New answers tagged

0

This troubleshooting guide suggests it's either metadata cache corruption or genuinely broken package (missing 'provides: libX11.so.6()(64bit)').


0

The directories containing system libraries should to be referenced in /etc/ld.so.conf. (If you change those then call ldconfig to update the corresponding binary database.) When you have per-application libraries stored elsewhere you need to set LD_LIBRARY_PATH to one or more colon-separated directories containing these user libraries. export ...


0

This comment is added on May 18, 2016. There are news that Google will end support for flash at the end of year 2016. They are also removing the support for NPAPI plugins. If you are using flash to view video, most browser now support html5 based video player. References. Chrome support for NPAPI plugins no longer available Google to phases out support ...


4

The reason it doesn't run is because .exe files are designed for Windows, and won't run on Ubuntu without using Wine or a VM. So you downloaded the wrong file. You need to get the Linux version. You're looking for the file that ends with .deb. Here is a link to the file you need: Please note that this will only work if you have a 64-bit version of Ubuntu, ...


11

Clarification : This .exe file you downloaded is an installation file for Windows operating systems. You can install Google Chrome in Ubuntu this way, open a terminal and execute these commands: echo "deb http://dl.google.com/linux/chrome/deb/ stable main" | sudo tee /etc/apt/sources.list.d/google-chrome.list wget -q -O - ...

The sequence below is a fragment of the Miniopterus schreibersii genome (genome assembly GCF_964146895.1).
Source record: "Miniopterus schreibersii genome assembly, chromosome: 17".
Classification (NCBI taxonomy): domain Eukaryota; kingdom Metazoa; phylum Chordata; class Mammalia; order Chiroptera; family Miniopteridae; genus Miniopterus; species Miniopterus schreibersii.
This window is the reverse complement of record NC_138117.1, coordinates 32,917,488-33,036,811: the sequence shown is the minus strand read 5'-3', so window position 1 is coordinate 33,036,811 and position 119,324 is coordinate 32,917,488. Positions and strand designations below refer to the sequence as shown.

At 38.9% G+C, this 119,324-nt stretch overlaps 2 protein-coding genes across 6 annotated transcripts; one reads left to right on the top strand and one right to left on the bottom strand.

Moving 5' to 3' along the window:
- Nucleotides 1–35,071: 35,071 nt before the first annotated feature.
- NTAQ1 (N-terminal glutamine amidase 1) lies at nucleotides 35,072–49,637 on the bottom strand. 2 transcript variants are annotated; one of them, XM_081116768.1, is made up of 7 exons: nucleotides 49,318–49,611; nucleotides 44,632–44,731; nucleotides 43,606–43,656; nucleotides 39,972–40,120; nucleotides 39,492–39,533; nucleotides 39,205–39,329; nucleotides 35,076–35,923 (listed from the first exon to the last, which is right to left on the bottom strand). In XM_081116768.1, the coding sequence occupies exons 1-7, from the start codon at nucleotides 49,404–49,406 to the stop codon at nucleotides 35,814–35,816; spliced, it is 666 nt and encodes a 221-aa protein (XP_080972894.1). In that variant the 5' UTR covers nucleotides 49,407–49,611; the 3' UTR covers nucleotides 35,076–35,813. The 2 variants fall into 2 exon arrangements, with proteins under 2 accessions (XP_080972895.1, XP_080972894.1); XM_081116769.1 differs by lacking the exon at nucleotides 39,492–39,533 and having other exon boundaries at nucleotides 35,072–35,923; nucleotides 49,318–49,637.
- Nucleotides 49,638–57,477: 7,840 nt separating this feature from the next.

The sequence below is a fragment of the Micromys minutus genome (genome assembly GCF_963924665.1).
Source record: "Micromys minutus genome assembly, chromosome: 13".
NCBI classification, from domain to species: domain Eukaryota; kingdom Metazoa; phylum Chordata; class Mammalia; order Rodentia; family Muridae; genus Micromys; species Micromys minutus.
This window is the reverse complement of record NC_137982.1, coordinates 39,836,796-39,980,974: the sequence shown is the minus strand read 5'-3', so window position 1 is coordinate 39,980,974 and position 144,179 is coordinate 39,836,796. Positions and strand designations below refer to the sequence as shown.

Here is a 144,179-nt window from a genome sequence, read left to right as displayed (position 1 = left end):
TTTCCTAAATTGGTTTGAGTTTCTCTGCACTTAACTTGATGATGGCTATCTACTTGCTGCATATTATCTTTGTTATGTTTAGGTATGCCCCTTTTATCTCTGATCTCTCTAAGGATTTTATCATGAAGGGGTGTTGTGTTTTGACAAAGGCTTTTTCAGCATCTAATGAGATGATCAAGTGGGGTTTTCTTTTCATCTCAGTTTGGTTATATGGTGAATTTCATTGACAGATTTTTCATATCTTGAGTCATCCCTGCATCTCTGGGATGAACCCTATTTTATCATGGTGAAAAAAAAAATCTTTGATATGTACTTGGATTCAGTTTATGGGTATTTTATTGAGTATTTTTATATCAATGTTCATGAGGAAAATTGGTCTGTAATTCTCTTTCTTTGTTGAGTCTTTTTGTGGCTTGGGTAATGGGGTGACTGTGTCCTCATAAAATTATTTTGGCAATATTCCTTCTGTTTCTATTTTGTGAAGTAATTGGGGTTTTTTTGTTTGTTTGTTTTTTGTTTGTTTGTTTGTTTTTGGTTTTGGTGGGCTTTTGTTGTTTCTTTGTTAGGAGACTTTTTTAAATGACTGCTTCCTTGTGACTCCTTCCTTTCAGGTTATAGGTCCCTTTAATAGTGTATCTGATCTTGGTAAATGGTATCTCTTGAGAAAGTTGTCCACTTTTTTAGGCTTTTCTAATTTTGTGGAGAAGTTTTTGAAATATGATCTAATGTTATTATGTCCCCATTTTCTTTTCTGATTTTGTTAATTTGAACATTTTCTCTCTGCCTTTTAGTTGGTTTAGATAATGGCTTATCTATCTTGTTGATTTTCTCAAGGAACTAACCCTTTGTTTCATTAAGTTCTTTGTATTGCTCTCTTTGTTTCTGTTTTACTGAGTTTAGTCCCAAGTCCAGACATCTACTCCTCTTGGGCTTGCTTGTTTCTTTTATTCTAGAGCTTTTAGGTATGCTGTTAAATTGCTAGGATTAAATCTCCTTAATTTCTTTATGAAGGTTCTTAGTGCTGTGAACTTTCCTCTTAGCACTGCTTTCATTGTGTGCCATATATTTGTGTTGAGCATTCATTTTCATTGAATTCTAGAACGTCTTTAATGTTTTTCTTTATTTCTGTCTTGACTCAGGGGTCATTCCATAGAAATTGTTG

4

You can go on the Google website and download the .deb package from this url : https://www.google.fr/chrome/browser/desktop/index.html The google website will auto-detect you're operating system here GNU/Linux, if not click on other platform and select "Linux" if will give you two options an RPM and a DEB package, as you run Ubuntu, you will choose the "64 ...


6

Because chrome is not open source. Ubuntu (as most other Linux distributions) come with chromium instead, which is the open source project that chrome is based on. Because chrome isn't open and re-distributable, it can include some things that aren't really free but typically aren't hard to get (if you want them), I've read that in ubuntu (I use Debian) you ...


0

No. [dm-devel] [PATCH v5 0/3] init: add support to directly boot to a mapped device


4

Google Chrome is no longer supported on 32-bit Linux or any architecture of Ubuntu 12.04/Debian 7. You can install it, but it is not a good idea. It gets no security updates, and is currently vulnerable to many security bugs. You also don't get any new features. There are a few things you can do, though. If you really want to use Google Chrome, it may ...


0

Google discontinued 32-bit builds. Given that Chrome is closed-source, there can't be any unofficial builds. However, Chromium, the core of Google Chrome, is open-source and will keep supporting i386 (as per link above). It's available in Xenial under the name of "chromium-browser".


-1

Install Google Chrome 48.0.2564.116 on Linux Ubuntu 16.04 Xenial Xerus (LTS) Open a new Terminal window and type in the following commands: Download For Ubuntu 32 bit: wget https://dl.google.com/linux/direct/google-chrome-stable_current_i386.deb Install: sudo dpkg -i --force-depends google-chrome-stable_current_i386.deb In addition, if you find ...


1

If you want to execute something from your current location, you need to write ./ before the command. In your case ./chrome Calling chrome directly would only work if the current directory is in the PATH environment variable.



Top 50 recent answers are included